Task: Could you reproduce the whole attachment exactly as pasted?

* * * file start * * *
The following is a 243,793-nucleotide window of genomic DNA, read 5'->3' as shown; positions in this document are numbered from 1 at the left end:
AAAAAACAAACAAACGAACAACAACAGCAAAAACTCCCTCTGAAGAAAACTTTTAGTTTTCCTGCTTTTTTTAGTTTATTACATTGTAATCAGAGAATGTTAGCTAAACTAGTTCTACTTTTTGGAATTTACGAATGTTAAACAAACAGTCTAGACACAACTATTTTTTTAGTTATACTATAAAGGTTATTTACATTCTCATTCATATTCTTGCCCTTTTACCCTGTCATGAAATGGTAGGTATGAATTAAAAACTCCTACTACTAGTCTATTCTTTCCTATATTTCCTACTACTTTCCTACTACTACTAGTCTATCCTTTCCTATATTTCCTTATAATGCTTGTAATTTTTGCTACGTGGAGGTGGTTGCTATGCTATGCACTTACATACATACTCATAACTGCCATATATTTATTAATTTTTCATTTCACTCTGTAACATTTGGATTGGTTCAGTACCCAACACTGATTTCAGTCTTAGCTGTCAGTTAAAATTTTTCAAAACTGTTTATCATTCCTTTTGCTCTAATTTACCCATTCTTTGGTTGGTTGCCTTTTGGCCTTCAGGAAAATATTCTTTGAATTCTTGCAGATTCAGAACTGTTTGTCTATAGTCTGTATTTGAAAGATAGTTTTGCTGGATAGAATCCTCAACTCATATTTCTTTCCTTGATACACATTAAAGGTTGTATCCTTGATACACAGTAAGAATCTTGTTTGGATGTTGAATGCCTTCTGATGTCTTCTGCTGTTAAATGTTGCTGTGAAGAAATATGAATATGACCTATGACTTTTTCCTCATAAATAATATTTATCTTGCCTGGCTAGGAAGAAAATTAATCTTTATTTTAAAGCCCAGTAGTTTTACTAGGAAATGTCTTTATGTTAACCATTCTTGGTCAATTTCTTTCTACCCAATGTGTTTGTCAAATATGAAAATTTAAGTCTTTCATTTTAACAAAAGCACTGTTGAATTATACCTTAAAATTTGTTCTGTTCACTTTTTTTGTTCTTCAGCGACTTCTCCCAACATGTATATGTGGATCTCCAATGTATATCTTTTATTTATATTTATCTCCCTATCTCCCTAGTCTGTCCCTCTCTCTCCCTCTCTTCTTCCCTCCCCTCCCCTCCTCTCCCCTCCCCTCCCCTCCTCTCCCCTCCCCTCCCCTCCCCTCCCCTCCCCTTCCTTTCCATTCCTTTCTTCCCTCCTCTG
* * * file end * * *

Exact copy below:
The following is a 243,793-nucleotide window of genomic DNA, read 5'->3' as shown; positions in this document are numbered from 1 at the left end:
AAAAAACAAACAAACGAACAACAACAGCAAAAACTCCCTCTGAAGAAAACTTTTAGTTTTCCTGCTTTTTTTAGTTTATTACATTGTAATCAGAGAATGTTAGCTAAACTAGTTCTACTTTTTGGAATTTACGAATGTTAAACAAACAGTCTAGACACAACTATTTTTTTAGTTATACTATAAAGGTTATTTACATTCTCATTCATATTCTTGCCCTTTTACCCTGTCATGAAATGGTAGGTATGAATTAAAAACTCCTACTACTAGTCTATTCTTTCCTATATTTCCTACTACTTTCCTACTACTACTAGTCTATCCTTTCCTATATTTCCTTATAATGCTTGTAATTTTTGCTACGTGGAGGTGGTTGCTATGCTATGCACTTACATACATACTCATAACTGCCATATATTTATTAATTTTTCATTTCACTCTGTAACATTTGGATTGGTTCAGTACCCAACACTGATTTCAGTCTTAGCTGTCAGTTAAAATTTTTCAAAACTGTTTATCATTCCTTTTGCTCTAATTTACCCATTCTTTGGTTGGTTGCCTTTTGGCCTTCAGGAAAATATTCTTTGAATTCTTGCAGATTCAGAACTGTTTGTCTATAGTCTGTATTTGAAAGATAGTTTTGCTGGATAGAATCCTCAACTCATATTTCTTTCCTTGATACACATTAAAGGTTGTATCCTTGATACACAGTAAGAATCTTGTTTGGATGTTGAATGCCTTCTGATGTCTTCTGCTGTTAAATGTTGCTGTGAAGAAATATGAATATGACCTATGACTTTTTCCTCATAAATAATATTTATCTTGCCTGGCTAGGAAGAAAATTAATCTTTATTTTAAAGCCCAGTAGTTTTACTAGGAAATGTCTTTATGTTAACCATTCTTGGTCAATTTCTTTCTACCCAATGTGTTTGTCAAATATGAAAATTTAAGTCTTTCATTTTAACAAAAGCACTGTTGAATTATACCTTAAAATTTGTTCTGTTCACTTTTTTTGTTCTTCAGCGACTTCTCCCAACATGTATATGTGGATCTCCAATGTATATCTTTTATTTATATTTATCTCCCTATCTCCCTAGTCTGTCCCTCTCTCTCCCTCTCTTCTTCCCTCCCCTCCCCTCCTCTCCCCTCCCCTCCCCTCCTCTCCCCTCCCCTCCCCTCCCCTCCCCTCCCCTTCCTTTCCATTCCTTTCTTCCCTCCTCTG